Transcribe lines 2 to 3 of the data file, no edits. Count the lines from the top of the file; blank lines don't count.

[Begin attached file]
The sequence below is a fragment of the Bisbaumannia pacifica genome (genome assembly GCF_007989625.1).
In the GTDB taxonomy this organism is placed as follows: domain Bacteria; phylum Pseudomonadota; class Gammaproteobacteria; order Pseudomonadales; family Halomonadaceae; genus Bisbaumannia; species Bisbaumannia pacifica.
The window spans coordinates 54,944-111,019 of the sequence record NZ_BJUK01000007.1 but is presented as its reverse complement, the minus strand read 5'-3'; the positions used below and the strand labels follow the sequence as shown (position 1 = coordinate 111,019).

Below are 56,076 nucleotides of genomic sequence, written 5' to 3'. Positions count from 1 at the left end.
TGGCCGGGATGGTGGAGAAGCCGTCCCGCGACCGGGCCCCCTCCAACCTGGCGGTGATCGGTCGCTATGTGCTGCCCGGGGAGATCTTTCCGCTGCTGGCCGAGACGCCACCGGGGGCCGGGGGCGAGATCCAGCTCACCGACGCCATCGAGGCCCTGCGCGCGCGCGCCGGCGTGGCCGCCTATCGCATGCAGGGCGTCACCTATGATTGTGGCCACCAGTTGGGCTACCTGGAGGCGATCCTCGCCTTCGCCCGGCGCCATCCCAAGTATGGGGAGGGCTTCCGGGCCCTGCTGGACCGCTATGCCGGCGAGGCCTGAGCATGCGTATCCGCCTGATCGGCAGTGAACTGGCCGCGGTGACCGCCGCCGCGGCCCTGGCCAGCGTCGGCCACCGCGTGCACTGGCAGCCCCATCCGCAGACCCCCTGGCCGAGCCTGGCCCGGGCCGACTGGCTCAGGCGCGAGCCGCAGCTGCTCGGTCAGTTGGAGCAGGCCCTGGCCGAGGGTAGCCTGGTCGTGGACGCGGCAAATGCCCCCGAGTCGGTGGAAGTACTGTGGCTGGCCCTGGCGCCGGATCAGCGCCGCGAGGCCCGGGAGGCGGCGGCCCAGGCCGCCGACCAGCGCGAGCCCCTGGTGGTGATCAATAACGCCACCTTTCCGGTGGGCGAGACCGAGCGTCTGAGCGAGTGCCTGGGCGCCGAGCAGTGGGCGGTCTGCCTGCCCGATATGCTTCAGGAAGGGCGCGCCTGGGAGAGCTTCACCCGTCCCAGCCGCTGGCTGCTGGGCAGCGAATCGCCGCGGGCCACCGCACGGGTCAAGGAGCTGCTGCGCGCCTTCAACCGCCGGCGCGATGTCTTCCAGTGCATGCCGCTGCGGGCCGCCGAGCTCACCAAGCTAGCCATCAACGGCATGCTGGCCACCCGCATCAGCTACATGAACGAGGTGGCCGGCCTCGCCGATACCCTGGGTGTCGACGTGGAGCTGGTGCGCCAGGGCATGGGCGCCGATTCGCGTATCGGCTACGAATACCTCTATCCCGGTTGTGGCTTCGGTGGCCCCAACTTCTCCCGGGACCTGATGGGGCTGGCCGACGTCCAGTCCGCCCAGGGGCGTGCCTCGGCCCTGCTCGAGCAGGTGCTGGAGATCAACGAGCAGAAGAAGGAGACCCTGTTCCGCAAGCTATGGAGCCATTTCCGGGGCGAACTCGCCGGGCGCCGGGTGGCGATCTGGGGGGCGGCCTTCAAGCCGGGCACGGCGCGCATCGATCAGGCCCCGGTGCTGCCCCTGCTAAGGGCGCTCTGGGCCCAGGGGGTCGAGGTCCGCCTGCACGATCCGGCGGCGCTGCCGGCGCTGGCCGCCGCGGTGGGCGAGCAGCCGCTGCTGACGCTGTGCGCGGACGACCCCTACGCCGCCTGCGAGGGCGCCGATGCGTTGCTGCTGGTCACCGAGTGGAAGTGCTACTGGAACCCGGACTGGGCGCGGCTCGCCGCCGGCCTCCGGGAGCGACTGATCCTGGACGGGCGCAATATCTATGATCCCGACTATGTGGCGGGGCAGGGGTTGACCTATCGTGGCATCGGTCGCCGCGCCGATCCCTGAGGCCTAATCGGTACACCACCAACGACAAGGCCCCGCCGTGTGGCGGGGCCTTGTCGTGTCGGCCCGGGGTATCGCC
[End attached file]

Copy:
In the GTDB taxonomy this organism is placed as follows: domain Bacteria; phylum Pseudomonadota; class Gammaproteobacteria; order Pseudomonadales; family Halomonadaceae; genus Bisbaumannia; species Bisbaumannia pacifica.
The window spans coordinates 54,944-111,019 of the sequence record NZ_BJUK01000007.1 but is presented as its reverse complement, the minus strand read 5'-3'; the positions used below and the strand labels follow the sequence as shown (position 1 = coordinate 111,019).